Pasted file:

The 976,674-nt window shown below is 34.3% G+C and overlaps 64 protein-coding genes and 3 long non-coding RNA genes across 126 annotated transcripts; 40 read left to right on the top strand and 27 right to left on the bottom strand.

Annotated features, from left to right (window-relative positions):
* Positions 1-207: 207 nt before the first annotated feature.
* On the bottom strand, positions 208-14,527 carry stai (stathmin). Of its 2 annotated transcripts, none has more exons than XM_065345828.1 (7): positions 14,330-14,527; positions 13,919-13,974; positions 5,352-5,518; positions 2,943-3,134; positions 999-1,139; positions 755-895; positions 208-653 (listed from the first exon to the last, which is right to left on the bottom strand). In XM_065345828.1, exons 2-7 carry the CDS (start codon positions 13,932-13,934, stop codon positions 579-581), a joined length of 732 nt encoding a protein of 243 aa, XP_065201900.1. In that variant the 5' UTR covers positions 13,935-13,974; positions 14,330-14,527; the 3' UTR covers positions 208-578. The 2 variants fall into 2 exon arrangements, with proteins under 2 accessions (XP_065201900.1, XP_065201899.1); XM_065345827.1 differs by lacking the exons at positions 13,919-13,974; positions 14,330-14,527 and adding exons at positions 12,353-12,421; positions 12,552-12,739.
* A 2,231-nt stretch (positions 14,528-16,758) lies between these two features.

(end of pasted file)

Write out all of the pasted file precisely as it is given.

The 976,674-nt window shown below is 34.3% G+C and overlaps 64 protein-coding genes and 3 long non-coding RNA genes across 126 annotated transcripts; 40 read left to right on the top strand and 27 right to left on the bottom strand.

Annotated features, from left to right (window-relative positions):
* Positions 1-207: 207 nt before the first annotated feature.
* On the bottom strand, positions 208-14,527 carry stai (stathmin). Of its 2 annotated transcripts, none has more exons than XM_065345828.1 (7): positions 14,330-14,527; positions 13,919-13,974; positions 5,352-5,518; positions 2,943-3,134; positions 999-1,139; positions 755-895; positions 208-653 (listed from the first exon to the last, which is right to left on the bottom strand). In XM_065345828.1, exons 2-7 carry the CDS (start codon positions 13,932-13,934, stop codon positions 579-581), a joined length of 732 nt encoding a protein of 243 aa, XP_065201900.1. In that variant the 5' UTR covers positions 13,935-13,974; positions 14,330-14,527; the 3' UTR covers positions 208-578. The 2 variants fall into 2 exon arrangements, with proteins under 2 accessions (XP_065201900.1, XP_065201899.1); XM_065345827.1 differs by lacking the exons at positions 13,919-13,974; positions 14,330-14,527 and adding exons at positions 12,353-12,421; positions 12,552-12,739.
* A 2,231-nt stretch (positions 14,528-16,758) lies between these two features.